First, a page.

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Cream and butter can make food taste better -- but True Food Kitchen doesn't use that trick

Chef Alejandro German at True Food Kitchen.
Chef Alejandro German at True Food Kitchen.
Mark Manger

When the Center for Science in the Public Interest handed out its Xtreme Eating Awards last month for the least-nutritious dishes in the nation, people yawned. Except PR people, that is: They went into overdrive.

The list was as shocking as ever, but the truth simply doesn't hurt as much when you've heard it before. And we've been hearing for years that dishes like bistro shrimp pasta at the Cheesecake Factory contain more calories than you should eat in a day and enough saturated fat to last the work week. See also: - First look: True Food Kitchen opens in Cherry Creek - Review: Uncle, Tommy Lee's Highland noodle shop, will bowl you over - Hot damn! Central Bistro & Bar redefines what a neighborhood restaurant can be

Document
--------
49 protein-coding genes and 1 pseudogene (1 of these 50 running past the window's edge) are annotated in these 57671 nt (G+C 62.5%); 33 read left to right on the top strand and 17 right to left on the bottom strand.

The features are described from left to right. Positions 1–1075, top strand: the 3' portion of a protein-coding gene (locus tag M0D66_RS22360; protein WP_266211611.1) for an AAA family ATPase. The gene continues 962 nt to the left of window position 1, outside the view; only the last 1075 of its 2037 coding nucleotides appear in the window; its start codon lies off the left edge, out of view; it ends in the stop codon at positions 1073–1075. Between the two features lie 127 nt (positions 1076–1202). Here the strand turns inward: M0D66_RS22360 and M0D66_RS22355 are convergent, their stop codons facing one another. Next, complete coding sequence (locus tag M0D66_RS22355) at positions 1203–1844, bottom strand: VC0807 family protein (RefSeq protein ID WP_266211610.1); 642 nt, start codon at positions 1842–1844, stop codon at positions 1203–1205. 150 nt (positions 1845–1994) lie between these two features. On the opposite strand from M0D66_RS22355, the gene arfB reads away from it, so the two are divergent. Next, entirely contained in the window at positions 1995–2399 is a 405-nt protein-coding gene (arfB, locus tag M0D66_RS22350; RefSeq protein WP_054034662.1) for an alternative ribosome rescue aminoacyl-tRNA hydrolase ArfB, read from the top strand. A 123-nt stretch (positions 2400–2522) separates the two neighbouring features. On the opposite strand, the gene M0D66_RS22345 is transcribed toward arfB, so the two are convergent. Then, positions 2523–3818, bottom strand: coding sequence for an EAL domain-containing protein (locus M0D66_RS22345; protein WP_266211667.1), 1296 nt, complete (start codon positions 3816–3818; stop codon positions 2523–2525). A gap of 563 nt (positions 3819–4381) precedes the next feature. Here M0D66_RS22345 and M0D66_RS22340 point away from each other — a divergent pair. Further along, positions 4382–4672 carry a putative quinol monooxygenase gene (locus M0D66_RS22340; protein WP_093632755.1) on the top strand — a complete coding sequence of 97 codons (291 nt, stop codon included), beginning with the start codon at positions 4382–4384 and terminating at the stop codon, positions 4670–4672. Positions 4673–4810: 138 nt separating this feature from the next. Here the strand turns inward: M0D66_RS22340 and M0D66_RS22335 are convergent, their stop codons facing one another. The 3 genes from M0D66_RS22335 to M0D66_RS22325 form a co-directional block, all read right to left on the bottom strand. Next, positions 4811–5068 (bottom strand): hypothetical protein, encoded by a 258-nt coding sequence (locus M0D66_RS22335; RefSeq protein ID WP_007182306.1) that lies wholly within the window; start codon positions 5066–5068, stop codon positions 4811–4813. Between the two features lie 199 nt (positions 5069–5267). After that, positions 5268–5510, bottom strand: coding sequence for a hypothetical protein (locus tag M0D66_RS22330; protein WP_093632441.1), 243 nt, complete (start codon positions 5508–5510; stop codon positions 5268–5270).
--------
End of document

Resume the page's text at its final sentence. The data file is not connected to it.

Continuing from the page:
Maybe we'd pay more attention if we knew that restaurants like Johnny Rockets, Chili's and the Cheesecake Factory aren't the only ones loading up on bad stuff in the name of good taste. All chefs have tricks up their sleeves, whether it's twice-frying potatoes or using butter to top off a steak.

"What I'd been taught is a little butter, a little cream make it delicious," acknowledges Alejandro German, former executive chef at Osteria Marco and NoRTH.

Now, however, he's running the show at True Food Kitchen in Cherry Creek, where he says he's "learned how to make it good without adding those components."

Find out just how good True Food's healthy fare is when my review is posted here tomorrow.



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